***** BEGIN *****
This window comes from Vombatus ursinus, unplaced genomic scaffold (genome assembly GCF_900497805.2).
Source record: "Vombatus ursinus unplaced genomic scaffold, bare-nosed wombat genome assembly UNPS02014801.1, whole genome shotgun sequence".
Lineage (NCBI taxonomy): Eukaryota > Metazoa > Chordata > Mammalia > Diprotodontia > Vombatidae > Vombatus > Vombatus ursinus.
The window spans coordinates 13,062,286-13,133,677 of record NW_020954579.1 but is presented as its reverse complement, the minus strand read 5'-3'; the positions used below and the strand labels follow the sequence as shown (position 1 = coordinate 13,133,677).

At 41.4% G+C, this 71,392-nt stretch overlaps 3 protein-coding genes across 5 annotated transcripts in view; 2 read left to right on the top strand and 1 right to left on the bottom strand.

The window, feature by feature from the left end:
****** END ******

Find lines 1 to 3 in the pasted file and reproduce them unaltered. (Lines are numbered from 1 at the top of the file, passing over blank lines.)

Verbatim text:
This window comes from Vombatus ursinus, unplaced genomic scaffold (genome assembly GCF_900497805.2).
Source record: "Vombatus ursinus unplaced genomic scaffold, bare-nosed wombat genome assembly UNPS02014801.1, whole genome shotgun sequence".
Lineage (NCBI taxonomy): Eukaryota > Metazoa > Chordata > Mammalia > Diprotodontia > Vombatidae > Vombatus > Vombatus ursinus.